ROME – Egyptian Independent Producer Mohamed Hefzy has been named President of the Cairo Film Festival with the mission to revitalize the prominent Arab festival, which has lost glamor due to political turmoil, terrorism and the recent launch of a rival event Red Sea Resort
Hefzy, 43, is the youngest president of the 40-year history of the Cairo Festival and the first elected from the country's film industry. He replaces the critic Magda Wasef, the critic and academic Youssef Sherif Rizkalla remains the artistic director of the festival
"It is a great responsibility … there is a lot that needs to be improved," he said. Hefzy added that he did not expect Egyptian Culture Minister Ines Abdel-Dayem ̵
Hefzy's film Clinic Shingle has produced steady production of well-received, often edged Egyptian titles that have circulated internationally, such as Mohamed Diab's thriller "Clash" police car during the 2013 street protests and "Sheikh Jackson" about an Egyptian-Islamic fundamentalist cleric with a secret passion for the music of Michael Jackson, directed by Amr Salama.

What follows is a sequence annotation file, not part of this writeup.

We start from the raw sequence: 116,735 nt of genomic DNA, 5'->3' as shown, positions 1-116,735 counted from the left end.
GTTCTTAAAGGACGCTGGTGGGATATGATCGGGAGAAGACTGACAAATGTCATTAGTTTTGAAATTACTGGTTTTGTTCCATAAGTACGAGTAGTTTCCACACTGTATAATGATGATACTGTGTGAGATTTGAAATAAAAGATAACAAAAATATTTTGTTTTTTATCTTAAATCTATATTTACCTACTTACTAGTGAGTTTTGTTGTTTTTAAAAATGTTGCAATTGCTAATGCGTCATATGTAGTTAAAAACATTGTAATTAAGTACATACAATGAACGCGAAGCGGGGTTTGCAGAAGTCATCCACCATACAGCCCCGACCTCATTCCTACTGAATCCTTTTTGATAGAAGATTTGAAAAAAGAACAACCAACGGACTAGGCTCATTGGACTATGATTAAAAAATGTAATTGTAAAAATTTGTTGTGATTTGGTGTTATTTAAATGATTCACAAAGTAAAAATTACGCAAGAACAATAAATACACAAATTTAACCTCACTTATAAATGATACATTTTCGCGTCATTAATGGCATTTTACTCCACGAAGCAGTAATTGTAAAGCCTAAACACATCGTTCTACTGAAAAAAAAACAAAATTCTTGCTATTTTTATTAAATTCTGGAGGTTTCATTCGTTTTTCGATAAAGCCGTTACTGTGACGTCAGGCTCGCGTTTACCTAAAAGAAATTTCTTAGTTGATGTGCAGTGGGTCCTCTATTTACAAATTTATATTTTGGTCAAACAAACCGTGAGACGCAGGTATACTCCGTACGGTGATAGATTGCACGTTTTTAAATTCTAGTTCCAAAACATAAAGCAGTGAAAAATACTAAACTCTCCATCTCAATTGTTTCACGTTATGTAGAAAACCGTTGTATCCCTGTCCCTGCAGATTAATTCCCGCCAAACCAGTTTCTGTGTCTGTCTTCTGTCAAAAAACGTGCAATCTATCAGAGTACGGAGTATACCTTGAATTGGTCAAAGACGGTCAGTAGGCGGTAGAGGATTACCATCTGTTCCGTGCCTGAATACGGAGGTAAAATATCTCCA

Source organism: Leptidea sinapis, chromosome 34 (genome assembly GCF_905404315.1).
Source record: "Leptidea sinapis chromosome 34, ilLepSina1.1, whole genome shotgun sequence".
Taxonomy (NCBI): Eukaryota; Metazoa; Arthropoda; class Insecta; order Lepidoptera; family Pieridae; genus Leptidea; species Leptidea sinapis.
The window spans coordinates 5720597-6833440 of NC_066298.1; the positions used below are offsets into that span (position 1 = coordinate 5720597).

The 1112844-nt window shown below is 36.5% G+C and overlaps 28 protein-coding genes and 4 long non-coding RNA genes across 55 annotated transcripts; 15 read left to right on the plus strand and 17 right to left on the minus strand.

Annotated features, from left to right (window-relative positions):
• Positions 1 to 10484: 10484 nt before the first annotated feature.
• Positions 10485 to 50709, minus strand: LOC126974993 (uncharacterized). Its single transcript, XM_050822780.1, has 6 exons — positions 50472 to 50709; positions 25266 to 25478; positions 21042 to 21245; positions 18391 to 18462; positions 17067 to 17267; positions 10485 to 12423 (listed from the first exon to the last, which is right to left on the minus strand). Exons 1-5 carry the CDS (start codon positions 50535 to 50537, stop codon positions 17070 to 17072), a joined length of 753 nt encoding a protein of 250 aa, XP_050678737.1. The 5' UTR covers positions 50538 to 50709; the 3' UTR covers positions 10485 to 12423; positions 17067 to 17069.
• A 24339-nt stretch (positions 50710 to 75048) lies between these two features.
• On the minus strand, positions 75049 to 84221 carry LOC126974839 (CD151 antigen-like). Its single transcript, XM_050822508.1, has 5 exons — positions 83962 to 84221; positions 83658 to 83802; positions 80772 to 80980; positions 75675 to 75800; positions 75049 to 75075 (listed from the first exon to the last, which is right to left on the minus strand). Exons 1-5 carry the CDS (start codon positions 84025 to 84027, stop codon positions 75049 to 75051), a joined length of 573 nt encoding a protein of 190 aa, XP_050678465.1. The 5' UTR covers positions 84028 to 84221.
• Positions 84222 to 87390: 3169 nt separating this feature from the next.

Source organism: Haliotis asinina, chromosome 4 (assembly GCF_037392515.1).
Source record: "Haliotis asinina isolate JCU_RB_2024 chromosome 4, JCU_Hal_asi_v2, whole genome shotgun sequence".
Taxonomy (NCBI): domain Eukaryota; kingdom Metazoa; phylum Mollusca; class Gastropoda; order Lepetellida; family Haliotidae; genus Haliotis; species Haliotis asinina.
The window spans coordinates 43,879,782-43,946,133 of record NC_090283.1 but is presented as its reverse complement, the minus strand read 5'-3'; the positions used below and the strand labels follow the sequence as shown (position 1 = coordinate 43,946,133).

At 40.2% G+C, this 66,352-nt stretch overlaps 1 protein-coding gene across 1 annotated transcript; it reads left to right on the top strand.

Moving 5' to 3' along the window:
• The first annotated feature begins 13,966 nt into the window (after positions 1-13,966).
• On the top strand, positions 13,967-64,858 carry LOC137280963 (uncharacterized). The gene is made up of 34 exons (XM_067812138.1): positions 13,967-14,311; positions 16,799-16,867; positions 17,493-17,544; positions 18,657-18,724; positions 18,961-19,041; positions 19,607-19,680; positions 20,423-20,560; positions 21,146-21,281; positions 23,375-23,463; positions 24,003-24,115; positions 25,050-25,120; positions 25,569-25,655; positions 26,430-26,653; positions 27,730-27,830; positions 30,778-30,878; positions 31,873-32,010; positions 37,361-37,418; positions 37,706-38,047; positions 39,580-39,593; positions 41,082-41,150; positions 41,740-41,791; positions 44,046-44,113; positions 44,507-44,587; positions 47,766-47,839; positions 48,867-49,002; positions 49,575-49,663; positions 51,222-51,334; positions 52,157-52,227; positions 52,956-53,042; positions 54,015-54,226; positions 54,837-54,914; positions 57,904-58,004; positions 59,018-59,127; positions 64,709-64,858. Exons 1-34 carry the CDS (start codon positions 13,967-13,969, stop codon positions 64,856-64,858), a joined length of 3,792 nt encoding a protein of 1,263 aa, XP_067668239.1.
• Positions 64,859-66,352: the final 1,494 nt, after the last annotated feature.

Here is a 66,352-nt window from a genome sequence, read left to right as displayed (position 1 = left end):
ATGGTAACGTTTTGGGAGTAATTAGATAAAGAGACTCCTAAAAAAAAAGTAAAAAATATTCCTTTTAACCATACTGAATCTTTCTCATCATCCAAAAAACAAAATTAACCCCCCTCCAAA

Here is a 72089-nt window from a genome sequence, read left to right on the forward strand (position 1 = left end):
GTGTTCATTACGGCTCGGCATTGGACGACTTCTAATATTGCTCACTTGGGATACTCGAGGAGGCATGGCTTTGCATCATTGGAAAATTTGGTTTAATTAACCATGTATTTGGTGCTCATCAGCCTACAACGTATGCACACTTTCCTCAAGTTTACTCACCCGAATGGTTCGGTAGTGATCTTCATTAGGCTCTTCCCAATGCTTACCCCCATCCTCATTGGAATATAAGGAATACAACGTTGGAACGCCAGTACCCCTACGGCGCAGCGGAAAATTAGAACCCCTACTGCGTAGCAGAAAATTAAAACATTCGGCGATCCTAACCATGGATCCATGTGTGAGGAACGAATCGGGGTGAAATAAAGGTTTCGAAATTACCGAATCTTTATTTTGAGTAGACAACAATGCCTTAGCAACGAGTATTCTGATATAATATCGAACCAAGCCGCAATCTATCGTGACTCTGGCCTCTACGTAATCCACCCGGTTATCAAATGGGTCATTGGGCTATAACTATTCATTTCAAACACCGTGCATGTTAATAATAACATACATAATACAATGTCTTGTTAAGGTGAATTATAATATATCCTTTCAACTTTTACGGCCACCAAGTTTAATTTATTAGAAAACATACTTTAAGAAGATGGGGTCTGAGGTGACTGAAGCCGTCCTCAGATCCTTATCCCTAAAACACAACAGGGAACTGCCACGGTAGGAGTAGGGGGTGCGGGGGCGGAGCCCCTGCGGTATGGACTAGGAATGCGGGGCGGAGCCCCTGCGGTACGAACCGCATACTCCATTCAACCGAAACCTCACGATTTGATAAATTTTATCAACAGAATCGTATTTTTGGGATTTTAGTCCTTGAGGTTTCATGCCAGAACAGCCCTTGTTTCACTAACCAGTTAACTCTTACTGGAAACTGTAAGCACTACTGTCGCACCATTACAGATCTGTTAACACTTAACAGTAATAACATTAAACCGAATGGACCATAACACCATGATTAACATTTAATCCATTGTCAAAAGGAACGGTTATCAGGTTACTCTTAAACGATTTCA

He said his main priority was "really developing" the Cairo film market, which was a key component of the oldest festival in the Arab and African world, a member of the international festival organization FIAPF. Egyptian film critic Samir Farid rejected the film market in Cairo when he took the reins in 2014 after a break after the 2011 revolution.
The co-production platform Cairo Film Connection was discontinued in 2016, but then disappeared again.  "I am not saying that we will have a full market in the first year [of my mandate] but we have to do that in the future," said Hefzy.
Another priority is put the feast back on the international racetrack. Last year, "it just felt like it was more for local consumption," noted Hefzy. He really wants to spread the message "that this festival is international, that we take care of cinema from all over the world."
A big problem on the international front was that "because of the revolution and the security situation … In recent years … many foreign guests are afraid to come to Cairo," said Hefzy.
"But," he added, "I think that is changing now, I think Cairo will be safe." The tourism is back and the hotels are full. "
Regarding the competition of the ambitious new one Film festivals from El Gouna, which began last year on the shores of the Red Sea, and the Dubai Festival, which has risen to become a top dog, Hefzy admitted that "it's going to be really tough," premieres of Arab films and premieres of the Middle East lure, especially in the first year.
But Hefzy is convinced that the appeal of Kairos demanding metropolis along with the regaining of the market component and the fact that "Egypt still has the strongest film industry in the region" will cause the festival to "get some of the best movies there outside "to win by the end of his three-year term.